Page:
Occurrence of bamboo

There are over 1,250 different species of the bamboo plants, whose common geographical growing range is from 46° nothern latitude to 47° southern latitude.


We sell Tonkin bamboo which is imported from the highland of China.

Tonkin bamboo is robust and is considered to be called the 'natural carbon'. It is the favorite natural material used in the sport archery.

Bamboo woods


For centuries bamboo has been used as building material for houses, furniture, floors etc.

Furthermore it is also a traditional material used for building bows (Yumi, Kyodo) and of course it is also an excellent material for arrows.

Bamboo shafts


The culms are hollow and are divided into sections by the nodules. The nodules are not hollow. They are solid and don't bend.

Bamboo nodule

The outer layer of the culm is very hard and is held together by strong fibers. The fibers contain lignin which is also found in wood fibers. Lignin gives the fibers strength and stability. The fibers are covered with a natural smooth protective coating.

Bamboo front side

Inside the culm is the mark which does not essentially contribute to the stability.

Mark inside the bamboo culm

Shaft Preparation

Bamboo shafts for arrow fabrication must first go through a slow drying process. The dried bamboo then gets aligned and the nodules get carefully sanded taking care that the fibers won't get cut. Finally the shafts get spined, sorted and wax-coated for protection. Bamboo shafts grow naturally with a conical form which corresponds to a natural taper in each individual shaft. The shafts grow consistantly but no two shafts are exactly alike.

Comparison to wood

In the process of machining wooden shafts the wood needs to get milled and sanded to get the round shape. Within this process the fibers of the wood are getting cut unavoidably which reduces the strength of the wooden shaft.

This kind of process is not used with bamboo shafts.

Bamboo has inherently a high content of silicic acid which contributes to its hardness and shape stability. It is exeedingly flexible and its strength is multiple times higher than wood. Due to its extremely dense cell structure bamboo has a very high degree of surface hardness with 4.0 HB (Brinell-hardness). Oak wood has 3.4 HB.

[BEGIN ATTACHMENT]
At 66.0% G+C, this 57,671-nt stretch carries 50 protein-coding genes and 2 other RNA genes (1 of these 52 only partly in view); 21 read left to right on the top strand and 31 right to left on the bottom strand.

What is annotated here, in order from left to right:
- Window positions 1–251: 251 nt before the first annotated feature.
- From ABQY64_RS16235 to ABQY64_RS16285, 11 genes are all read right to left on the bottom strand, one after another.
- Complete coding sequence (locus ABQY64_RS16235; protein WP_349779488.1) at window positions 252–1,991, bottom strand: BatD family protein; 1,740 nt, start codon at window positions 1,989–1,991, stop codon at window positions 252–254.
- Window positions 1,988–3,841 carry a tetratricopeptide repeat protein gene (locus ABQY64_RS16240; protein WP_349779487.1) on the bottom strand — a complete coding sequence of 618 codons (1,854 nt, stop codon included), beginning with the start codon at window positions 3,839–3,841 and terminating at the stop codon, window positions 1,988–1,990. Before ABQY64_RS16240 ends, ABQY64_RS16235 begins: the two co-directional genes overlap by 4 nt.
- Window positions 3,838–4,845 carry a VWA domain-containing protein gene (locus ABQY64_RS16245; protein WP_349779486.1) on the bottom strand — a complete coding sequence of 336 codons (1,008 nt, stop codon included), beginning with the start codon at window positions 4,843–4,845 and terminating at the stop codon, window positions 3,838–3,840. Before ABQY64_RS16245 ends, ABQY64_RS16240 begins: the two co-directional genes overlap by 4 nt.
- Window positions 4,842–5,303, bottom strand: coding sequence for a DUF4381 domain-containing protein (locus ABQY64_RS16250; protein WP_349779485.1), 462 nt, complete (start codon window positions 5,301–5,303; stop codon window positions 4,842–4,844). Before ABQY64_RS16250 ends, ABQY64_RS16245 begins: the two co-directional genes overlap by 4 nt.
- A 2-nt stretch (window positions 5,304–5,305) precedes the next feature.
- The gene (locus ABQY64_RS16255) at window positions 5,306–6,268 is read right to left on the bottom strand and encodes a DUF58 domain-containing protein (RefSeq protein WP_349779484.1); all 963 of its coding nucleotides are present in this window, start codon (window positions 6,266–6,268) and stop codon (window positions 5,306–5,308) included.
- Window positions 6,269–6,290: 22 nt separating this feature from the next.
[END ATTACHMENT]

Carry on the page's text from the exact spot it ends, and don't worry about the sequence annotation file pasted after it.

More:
The spine is a measure to define the flexibility of a shaft on the basis of a shaft length of 28". The distance of the support points is 26".

The test weight is two english pounds (0.908kg). The deflection is being measured.

It tells how much power is needed to bend the shaft. The more the deflection the higher the flexibility the lower the spine.

Spine Tester

Determination of the needed spine for wooden shafts

To choose the 'right' spine for the shaft, a couple of parameters have to be taken into consideration:

  • The type of bow (Longbow English yew, Longbow Hickory, Primitive bow, Recurve, Mounted Archery etc.).
  • Arrow shelf of the bow (small, center shot, bigger, for Reflex, Deflex, Recurve).
  • Draw length (smaller spine for short draw length, higher spine for longer draw length).
  • Weight of the point (higher than 125grain higher spine, less than 125grain less spine).
  • Arrow diameter.
  • Total weight of arrow.

It is easy to realize that there is no rule of thumb to calculate the right spine empircally. Only an approximated value can be assumed.

Spine for bamboo shafts

To determine the spine for bamboo shafts there are even more parameters to add:

  • Number of nodules.
  • Relation of starting diameter to ending diameter of the shaft. This should be the same for all arrows.

When you finally come up with a spine after having taken all of these parameters into your consideration then you have 'assumed' a measure for the static spine (theory). Remember the theory-practice-relationship.

All this can be very confusing.

Best practice shows that there are three main parameters when selecting bamboo shafts:

  • Make sure the shafts have the same weight
  • Have the same amounts of nodules on each shaft (Nodules are stiff and don't bend).
  • Shelf on your bow (Yes/No).

The deeper the shelf towards the center of the bow (closer to center shot) the spine matters less and does not influence the straight flight of the arrow that much. In this case the spine of the arrow corresponds to the draw weight of the bow.

Within a spine range of e.g. #40-45 there can be a variance of the shaft weight up to 10 grams which is 150 grain. Therefore it is very important to get a selection of shafts with the same weight. We offer weight groups of shafts which are weighed +-0,5 grams.

The bamboo shafts are 33“ (84cm) long. Having a draw length of 28“ there are 5“ (12,7 cm) to find a 28“ 'window' out of the total length of 33“. Following this method it it easy to select a group of shafts with the same diameter within a spine range.

The printed spine on the bamboo shaft is always a benchmark which has to be approved by a raw shaft test.

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